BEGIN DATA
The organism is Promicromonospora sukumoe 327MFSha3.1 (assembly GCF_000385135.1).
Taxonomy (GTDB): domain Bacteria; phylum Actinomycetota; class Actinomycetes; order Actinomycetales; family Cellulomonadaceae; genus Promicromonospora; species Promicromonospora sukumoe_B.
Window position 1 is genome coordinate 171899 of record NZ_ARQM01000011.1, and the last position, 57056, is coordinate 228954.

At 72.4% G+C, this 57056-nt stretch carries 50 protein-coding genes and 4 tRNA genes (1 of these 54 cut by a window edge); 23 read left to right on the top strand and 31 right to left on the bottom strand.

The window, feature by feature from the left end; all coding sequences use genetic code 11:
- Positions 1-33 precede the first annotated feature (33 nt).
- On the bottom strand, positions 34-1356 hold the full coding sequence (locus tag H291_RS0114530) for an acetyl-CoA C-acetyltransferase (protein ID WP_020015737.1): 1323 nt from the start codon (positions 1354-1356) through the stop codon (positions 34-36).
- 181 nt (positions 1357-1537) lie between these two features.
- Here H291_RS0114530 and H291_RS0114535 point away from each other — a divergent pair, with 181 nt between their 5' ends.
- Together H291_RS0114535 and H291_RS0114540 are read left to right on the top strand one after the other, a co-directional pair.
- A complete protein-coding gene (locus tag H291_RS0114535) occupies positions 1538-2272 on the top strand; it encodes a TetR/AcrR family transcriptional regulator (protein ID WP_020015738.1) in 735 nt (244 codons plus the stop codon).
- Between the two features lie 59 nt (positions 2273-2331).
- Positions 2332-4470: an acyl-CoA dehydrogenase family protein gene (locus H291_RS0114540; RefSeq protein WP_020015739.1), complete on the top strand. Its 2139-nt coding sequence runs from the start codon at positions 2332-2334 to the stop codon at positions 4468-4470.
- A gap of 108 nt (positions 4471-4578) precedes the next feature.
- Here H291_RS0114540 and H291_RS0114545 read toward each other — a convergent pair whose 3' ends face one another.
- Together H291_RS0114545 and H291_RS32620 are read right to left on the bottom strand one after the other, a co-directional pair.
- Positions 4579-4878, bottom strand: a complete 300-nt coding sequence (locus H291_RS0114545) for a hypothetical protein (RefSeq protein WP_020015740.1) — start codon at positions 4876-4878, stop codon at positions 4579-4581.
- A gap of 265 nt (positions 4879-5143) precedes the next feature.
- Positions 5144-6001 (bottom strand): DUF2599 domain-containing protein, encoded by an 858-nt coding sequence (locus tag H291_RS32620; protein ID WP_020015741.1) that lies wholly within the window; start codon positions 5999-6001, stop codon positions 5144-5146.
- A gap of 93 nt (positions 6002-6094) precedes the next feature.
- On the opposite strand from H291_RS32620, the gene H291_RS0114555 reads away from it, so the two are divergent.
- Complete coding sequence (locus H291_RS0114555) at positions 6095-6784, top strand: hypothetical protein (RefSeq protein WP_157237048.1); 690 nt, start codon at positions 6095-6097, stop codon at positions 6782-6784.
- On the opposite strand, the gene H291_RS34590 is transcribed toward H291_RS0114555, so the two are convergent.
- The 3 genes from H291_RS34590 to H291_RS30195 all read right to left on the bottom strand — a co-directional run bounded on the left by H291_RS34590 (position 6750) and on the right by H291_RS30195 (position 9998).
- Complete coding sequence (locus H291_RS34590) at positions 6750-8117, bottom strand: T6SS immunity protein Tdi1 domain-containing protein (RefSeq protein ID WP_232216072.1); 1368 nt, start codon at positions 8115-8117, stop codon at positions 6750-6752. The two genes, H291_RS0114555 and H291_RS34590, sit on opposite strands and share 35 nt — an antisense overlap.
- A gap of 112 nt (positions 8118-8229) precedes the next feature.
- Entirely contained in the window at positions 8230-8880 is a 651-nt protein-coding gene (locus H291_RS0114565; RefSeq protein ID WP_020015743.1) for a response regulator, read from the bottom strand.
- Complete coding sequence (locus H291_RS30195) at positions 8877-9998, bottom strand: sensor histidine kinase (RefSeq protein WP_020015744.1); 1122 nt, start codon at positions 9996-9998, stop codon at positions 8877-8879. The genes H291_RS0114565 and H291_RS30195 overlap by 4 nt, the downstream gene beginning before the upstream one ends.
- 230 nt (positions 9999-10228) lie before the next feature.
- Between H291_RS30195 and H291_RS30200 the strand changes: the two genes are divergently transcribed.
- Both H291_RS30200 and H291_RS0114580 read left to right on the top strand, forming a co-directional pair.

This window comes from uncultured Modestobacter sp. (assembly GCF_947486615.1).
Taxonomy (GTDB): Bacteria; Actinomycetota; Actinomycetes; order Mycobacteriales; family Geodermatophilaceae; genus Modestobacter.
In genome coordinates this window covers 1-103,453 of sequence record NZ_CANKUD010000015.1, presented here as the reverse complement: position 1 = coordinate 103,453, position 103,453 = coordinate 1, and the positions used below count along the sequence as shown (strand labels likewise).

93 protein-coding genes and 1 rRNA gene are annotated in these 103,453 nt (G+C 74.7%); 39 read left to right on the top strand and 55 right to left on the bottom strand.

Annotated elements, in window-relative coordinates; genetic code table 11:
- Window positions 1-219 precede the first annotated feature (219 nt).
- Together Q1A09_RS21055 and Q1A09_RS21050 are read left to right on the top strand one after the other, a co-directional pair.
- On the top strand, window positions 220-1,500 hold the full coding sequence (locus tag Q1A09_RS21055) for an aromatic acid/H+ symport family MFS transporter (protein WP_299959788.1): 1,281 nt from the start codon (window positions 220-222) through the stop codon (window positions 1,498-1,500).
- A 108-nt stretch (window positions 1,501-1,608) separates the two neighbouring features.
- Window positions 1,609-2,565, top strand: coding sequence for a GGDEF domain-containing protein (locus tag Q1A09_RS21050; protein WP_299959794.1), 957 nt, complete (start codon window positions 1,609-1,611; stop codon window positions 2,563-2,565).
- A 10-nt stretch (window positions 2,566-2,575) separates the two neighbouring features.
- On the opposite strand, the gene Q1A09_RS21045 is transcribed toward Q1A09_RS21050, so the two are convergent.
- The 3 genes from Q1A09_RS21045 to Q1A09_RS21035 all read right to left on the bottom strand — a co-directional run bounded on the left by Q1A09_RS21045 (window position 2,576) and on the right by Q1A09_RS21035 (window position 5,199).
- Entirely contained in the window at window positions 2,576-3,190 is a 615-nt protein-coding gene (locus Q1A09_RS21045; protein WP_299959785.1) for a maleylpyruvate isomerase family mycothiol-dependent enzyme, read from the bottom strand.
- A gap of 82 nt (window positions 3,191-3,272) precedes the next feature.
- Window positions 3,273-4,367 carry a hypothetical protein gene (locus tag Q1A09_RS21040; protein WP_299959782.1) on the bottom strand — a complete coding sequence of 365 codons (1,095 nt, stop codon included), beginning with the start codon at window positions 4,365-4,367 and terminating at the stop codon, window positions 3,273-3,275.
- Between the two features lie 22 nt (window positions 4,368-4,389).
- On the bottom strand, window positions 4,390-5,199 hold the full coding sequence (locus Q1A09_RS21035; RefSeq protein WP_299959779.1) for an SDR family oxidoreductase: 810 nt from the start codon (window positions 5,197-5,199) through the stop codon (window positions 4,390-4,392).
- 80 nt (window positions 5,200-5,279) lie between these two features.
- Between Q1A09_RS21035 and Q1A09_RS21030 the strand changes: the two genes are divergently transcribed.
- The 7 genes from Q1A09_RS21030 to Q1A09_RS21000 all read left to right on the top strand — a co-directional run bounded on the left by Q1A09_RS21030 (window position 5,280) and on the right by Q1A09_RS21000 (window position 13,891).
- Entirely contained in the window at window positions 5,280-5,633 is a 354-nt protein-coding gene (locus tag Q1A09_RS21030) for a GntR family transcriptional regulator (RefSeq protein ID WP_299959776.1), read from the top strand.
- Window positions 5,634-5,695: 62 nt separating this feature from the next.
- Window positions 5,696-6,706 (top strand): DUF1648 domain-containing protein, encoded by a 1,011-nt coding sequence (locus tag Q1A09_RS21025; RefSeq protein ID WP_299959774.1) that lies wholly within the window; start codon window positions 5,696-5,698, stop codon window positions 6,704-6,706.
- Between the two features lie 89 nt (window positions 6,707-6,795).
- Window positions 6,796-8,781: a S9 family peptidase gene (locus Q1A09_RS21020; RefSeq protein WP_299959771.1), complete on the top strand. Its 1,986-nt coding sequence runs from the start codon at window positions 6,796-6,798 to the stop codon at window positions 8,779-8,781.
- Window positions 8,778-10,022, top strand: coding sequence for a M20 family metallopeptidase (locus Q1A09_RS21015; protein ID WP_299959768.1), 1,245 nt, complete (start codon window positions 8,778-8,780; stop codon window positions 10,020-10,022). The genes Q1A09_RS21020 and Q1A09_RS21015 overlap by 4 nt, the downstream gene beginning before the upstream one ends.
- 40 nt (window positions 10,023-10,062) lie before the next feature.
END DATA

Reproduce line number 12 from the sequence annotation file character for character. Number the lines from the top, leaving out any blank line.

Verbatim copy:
- Between the two features lie 59 nt (positions 2273-2331).